Figure 3a shows the FTIR spectrum of the aerobically isolated [NiFe] hydrogenase from D. vulgaris Miyazaki F at 297 K (24 °C). In this spectrum we identified the bands corresponding to the Ni-A, Ni-B and Ni-SIr states. The vibrational frequencies corresponding to these states as well as of all the redox intermediate states present in D. vulgaris are summarized in Table 1. These values are similar to the ones reported previously for D. vulgaris, with the exception of those for the Ni-SU state , which has been now accurately resolved and for which the data are now in agreement with data reported for other known hydrogenases . All other EPR-silent states which do not correspond to known redox intermediates will be denoted with their CO vibration frequencies as a subscript. The bands in the region from 2,000 to 1,900 cm−1 are associated with the CO vibrations of three different states (i.e. Ni-A at 1,956 cm−1, Ni-B at 1,955 cm−1 and Ni-SIr at 1,922 cm−1 ). The bands in the region from 2,100 to 2,050 cm−1 are associated with the CN− stretching vibrations (two per state). The high frequency absorption band is assigned to the in-phase (symmetric) vibration of the CN− ligands and the low frequency absorption band is assigned to the out-of-phase (asymmetric) vibration. Those bands corresponding to Ni-A, Ni-B and Ni-SIr are well resolved (Fig. 3a; Table 1). An additional CO band at 1,964 cm−1 was observed in all sample preparations. The intensity of this CO band did not increase in preparations with different pH, whereas the CN− stretching vibrations that are probably related to such a state (Ni-S1964, EPR-silent) could not be resolved. However, it can be electrochemically reduced and reoxidized. The reoxidized fraction was significantly smaller (approximately 40% of the initial intensity). Additional states in the as-isolated enzyme preparations have also been observed in Allochromatium (A.) vinosum , where they were attributed to completely inactive species or states that carry a sulphur-based ligand . This state in the case of D. vulgaris is presumably an oxygen-inhibited state, conformationally different from the Ni-SIr as a result of the purification procedure. From the apparent integrated intensities of these peaks and assuming equal absorption coefficients, we estimated that 80% of the sample contains a mixture of the paramagnetic Ni-A and Ni-B states (approximately 30% Ni-A and 50% Ni-B). The rest of the sample (approximately 20%) contains mostly the Ni-SIr state and to a lesser extent the Ni-S1964 state.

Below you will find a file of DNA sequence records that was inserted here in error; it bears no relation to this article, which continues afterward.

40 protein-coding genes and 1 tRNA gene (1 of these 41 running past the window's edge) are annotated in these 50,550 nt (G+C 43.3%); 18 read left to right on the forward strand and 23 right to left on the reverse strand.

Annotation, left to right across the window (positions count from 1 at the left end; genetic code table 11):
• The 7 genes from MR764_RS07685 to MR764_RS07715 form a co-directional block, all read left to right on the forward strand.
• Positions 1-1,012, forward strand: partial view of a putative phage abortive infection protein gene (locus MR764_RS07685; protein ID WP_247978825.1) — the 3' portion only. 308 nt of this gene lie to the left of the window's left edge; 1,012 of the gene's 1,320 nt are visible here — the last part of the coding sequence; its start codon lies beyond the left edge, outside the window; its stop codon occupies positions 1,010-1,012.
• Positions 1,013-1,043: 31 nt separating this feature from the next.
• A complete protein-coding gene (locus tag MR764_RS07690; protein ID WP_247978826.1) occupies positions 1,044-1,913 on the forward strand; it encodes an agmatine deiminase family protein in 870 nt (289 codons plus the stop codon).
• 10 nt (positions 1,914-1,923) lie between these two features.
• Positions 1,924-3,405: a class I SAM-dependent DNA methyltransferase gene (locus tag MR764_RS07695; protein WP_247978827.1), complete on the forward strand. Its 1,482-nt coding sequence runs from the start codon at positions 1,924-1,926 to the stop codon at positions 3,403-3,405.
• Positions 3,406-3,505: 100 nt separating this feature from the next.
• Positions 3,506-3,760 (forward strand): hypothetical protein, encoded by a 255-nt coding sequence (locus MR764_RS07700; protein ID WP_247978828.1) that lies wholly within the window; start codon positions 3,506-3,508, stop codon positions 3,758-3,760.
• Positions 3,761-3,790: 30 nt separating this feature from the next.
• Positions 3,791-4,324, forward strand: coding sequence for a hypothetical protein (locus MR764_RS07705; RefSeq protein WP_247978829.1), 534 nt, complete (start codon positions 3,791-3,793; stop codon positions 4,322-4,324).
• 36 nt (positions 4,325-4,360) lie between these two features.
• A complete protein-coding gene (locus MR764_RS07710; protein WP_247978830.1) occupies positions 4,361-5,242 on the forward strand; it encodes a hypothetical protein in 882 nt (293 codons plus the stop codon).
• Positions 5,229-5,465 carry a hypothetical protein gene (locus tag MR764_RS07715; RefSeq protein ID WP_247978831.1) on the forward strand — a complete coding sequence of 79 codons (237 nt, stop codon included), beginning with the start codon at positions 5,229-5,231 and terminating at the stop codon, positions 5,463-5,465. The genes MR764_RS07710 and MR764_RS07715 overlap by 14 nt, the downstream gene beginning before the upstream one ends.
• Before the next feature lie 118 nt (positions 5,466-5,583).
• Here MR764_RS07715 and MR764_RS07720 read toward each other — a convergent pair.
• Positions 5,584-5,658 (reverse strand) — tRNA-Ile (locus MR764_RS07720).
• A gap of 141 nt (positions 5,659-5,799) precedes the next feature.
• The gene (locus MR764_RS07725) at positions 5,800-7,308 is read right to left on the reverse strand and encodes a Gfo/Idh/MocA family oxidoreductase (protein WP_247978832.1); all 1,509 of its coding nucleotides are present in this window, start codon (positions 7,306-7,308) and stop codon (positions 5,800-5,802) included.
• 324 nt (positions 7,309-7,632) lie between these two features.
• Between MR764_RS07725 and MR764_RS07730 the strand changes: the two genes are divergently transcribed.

Figure 3b shows the FTIR spectrum of the aerobically isolated [NiFe] hydrogenase from D. vulgaris Miyazaki F at 95 K. The positions of the absorption bands at low temperatures are shifted by 0–5 cm−1 in comparison with those obtained at room temperature (297 K; Table 1). This is a general property of the stretching bands observed in infrared and Raman spectroscopies  and is related to the restricted vibrational freedom of the oscillators.
Figure 3c shows an FTIR difference spectrum (light-minus-dark). This spectrum shows only the bands of the light-sensitive states (educts, negative absorption bands) and those of the light-induced states (products, positive absorption bands). The negative CO bands observed in the spectrum correspond to Ni-SIr (1,922 cm−1) and to a new state named Ni-SI1961 in this work (denoted by its CO stretching vibration at 1,961 cm−1). As a product we observed only one positive CO band (1,968 cm−1), which was associated with a new light-induced state (named Ni-SL) (Fig. 3c). The infrared spectra show that both Ni-SIr and Ni-SI1961 convert to a light-induced product state (i.e. Ni-SL). However, it is not possible at this point to affirm whether Ni-SI1961 is present in the initial dark spectrum (Fig. 3b). The presence of this band and its possible involvement in the photochemical processes observed will be described later in this work. The light sensitivity observed by FTIR spectroscopy in the aerobically isolated sample was also monitored by EPR spectroscopy (X-band, approximately 9.4 GHz). No new EPR signals were observed upon illumination (data not shown). This suggests that the light-induced Ni-SL state is EPR-silent (Ni2+).
In addition, Fig. 3c shows a small negative CO band at 1,957 cm−1, which is associated with the fully oxidized enzyme (i.e. Ni-A, Ni-B), and the corresponding positive CO band (product state) at 1,975 cm−1. This indicates that a small fraction of the oxidized enzyme is also light-sensitive. This effect was not reversible, when irradiation was performed with white light. Therefore, it might be related to a form of photodegradation. Quantification based on the integrated intensity of these peaks shows that this corresponds to 4% (±2%) of the initial amount of oxidized states. Similar light effects at cryogenic temperatures have previously been observed in the cyanobacterial-like uptake hydrogenase from Acidithiobacillus ferrooxidans .
Figure 3d shows the light-minus-dark difference spectrum after dark adaptation and reillumination of the sample. Since the small effect on the fully oxidized enzyme was not reversible (when illumination was performed with white light),2 the corresponding bands (educts and products) do not appear in this spectrum. A similar light-minus-dark difference spectrum as for the aerobically isolated enzyme was also obtained for hydrogenase samples partially reduced with H2 (data not shown), in which the amount of Ni-SIr was approximately 90%.